By Nicole Nixon
Capital Public Radio
August 21, 2023
Paula Peper squinted and looked up at a line of palm trees near the California state Capitol on N Street.
“Yeah, that’s gone,” the retired urban ecologist said, pointing to a California fan palm with a crown of browning, droopy fronds.
It’s one of several 141-year-old palm trees that Peper and other arborists believe will not survive after being transplanted during construction around the state Capitol.
The iconic palms were planted in 1882 and line the streets surrounding the Capitol like columns. California palms can live for hundreds of years and some of them at the Capitol are 75 feet tall, according to a 2020 arborist report.
Forty-three historic California and Mexican palms were transplanted earlier this summer to make room during the demolition of the Capitol Annex. The move is dangerous for such large plants, according to tree experts.
Peper, who spent 28 years with the U.S. Forest Service, said the very center of the top of a palm tree — called the apical meristem — indicates whether a distressed plant will survive the transplant.
“You can see the center that goes straight up. That's part of the apical meristem,” she said, pointing to a healthy-looking tree with green fronds shooting out of the top.
Peper moved her gaze further down the line of palms, where another plant had wilting fronds sprouting from its crown. “When you see that starting to fail, you know the whole tree is going to fail. Because it's the growth point.”
Many palms have gray or brown “beards” of dried leaves where the trunk meets the crown. The dozens of recent transplants have clearly had their beards trimmed, but already there are signs of distress.
“I'm concerned because even after they did the pruning, a lot of the bottom fronds are dying,” Peper said.
The palms belonged to the city of Sacramento until earlier this year, when the City Council approved their transfer to the state.
A spokesperson for the Department of General Services, which oversees the Capitol grounds, said the agency has not been notified of any palm trees that have died since the transplant.
In 2000, 10 palm trees at the capitol were relocated, during which two of them died, said Dan Pskowski, a former city arborist who was involved with the project. In an email, Pskowski said the remaining trees required close monitoring and care for five years to ensure their survival.
“The lesson learned was moving palms around Capitol Park is risky and should not be done,” Pskowski wrote.
Both Pskowski and Peper also worry about what winter storms will mean for the historic palms still standing.
Sacramento’s silty soil causes the palms’ roots to grow straight down, rather than outward from the trunk, the tree experts said. That will mean the trees will have less stability in their new locations during storms.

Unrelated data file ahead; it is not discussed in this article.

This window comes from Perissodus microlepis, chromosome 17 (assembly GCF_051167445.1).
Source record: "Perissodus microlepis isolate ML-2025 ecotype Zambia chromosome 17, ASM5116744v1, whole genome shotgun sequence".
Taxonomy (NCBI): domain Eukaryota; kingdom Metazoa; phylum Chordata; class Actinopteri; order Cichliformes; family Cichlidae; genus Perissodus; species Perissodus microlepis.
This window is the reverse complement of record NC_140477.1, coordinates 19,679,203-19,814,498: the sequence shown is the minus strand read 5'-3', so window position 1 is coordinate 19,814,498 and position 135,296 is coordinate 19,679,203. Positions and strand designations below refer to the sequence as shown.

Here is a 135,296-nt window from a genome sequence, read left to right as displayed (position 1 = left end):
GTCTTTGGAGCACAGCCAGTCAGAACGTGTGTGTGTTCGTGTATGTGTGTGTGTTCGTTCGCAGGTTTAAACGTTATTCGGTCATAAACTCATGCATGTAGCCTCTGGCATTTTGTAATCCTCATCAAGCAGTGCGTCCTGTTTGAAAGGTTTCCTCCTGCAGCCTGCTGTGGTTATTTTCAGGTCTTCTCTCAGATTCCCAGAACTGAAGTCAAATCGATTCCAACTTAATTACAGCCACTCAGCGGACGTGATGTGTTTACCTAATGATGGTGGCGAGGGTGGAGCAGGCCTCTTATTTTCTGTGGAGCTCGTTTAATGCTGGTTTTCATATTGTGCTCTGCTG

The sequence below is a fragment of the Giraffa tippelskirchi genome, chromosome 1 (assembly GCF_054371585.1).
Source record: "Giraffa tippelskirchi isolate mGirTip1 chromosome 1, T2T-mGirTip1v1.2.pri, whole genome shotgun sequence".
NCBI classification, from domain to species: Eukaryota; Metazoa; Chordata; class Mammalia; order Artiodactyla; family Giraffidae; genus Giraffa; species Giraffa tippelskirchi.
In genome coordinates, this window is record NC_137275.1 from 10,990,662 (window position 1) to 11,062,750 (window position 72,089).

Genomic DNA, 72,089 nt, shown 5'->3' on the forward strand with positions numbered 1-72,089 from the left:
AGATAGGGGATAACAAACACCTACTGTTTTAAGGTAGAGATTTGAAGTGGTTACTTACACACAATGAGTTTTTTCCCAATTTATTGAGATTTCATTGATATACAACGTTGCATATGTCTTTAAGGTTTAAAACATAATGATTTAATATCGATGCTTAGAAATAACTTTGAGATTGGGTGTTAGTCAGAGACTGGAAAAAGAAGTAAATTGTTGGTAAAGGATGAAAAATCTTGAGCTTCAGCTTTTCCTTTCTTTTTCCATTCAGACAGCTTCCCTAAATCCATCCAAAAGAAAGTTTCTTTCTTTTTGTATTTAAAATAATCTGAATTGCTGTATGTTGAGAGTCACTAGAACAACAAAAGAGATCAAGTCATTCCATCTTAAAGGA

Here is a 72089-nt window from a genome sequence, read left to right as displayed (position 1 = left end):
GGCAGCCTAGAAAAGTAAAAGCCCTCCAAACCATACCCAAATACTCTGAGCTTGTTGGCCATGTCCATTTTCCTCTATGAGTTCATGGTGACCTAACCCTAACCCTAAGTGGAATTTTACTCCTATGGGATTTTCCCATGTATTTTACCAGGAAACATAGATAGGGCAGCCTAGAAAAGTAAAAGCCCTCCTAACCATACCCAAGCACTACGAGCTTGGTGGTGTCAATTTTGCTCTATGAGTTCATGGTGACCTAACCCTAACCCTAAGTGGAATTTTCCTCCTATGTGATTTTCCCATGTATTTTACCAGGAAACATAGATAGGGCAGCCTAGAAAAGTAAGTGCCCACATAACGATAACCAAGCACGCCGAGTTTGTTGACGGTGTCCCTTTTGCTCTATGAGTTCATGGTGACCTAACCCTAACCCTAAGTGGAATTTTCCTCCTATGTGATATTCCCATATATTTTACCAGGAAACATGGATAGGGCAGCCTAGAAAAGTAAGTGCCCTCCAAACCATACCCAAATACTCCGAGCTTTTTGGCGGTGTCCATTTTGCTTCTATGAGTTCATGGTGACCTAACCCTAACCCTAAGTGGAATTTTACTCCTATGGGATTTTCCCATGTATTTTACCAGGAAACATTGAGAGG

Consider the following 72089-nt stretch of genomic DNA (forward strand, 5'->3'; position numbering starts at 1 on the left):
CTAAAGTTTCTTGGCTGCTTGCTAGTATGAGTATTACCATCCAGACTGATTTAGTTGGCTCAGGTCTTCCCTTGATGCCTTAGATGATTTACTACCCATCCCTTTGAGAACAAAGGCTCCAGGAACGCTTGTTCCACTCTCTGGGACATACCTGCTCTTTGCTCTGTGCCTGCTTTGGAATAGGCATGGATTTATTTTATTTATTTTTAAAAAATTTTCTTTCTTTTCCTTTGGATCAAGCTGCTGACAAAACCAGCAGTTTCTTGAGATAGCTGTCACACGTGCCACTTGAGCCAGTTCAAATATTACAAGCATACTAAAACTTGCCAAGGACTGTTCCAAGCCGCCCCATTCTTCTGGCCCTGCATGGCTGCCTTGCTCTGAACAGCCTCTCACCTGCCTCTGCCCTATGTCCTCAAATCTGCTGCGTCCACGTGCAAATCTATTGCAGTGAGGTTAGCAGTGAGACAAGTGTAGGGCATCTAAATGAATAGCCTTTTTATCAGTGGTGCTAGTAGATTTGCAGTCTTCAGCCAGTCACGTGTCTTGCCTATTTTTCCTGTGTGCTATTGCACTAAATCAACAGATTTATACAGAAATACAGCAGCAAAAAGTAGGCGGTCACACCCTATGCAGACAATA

“What the experts recommend is you only move every other palm in a year,” Peper said, so stable palms could be used to anchor the transplants.
“Now, of course, all of these have been moved,” she said. “If some of them are successful in growing and putting on enough new fronds this winter, the winds can be a real problem.”
Despite being commonly referred to as trees, most palms are more closely related to grasses and orchids.
And while the tall, lithe plants are often seen as a symbol of California’s deserts and coastline, the California fan palm is only native to small portions of Southern California. Other types of palm trees — like the Mexican fan palm, which can grow up to 100 feet tall — are not native to the state.
It’s one reason the Sacramento Tree Foundation doesn’t include palm trees on the list of recommended trees to plant in the region. Another is that other trees offer more shade and other benefits.
“It’s not to say that palms are bad or something,” said Alex Binck, a community arborist with the nonprofit organization. “It's just another type of tree is just going to be so, so, so much more beneficial” in terms of shade, cooling, and the ability to absorb pollution.
“Everything that a tree does, it kind of scales roughly by the amount of leaf surface area,” Binck said. “So, the bigger the canopy is, it's going to provide dramatically more benefit.”
In an age of warming temperatures due to climate change, other California cities including Los Angeles and San Francisco are debating the palm tree’s benefits, its place in urban ecology and whether to replace palms that die.
At the Capitol, trees that are removed or don’t survive the construction will be replaced in-kind, according to the project’s environmental report.
“The best that they’ll do” for the palm trees, Peper said, is “at most, maybe a ten foot tree.”
There’s no replacing something over a century old, she said.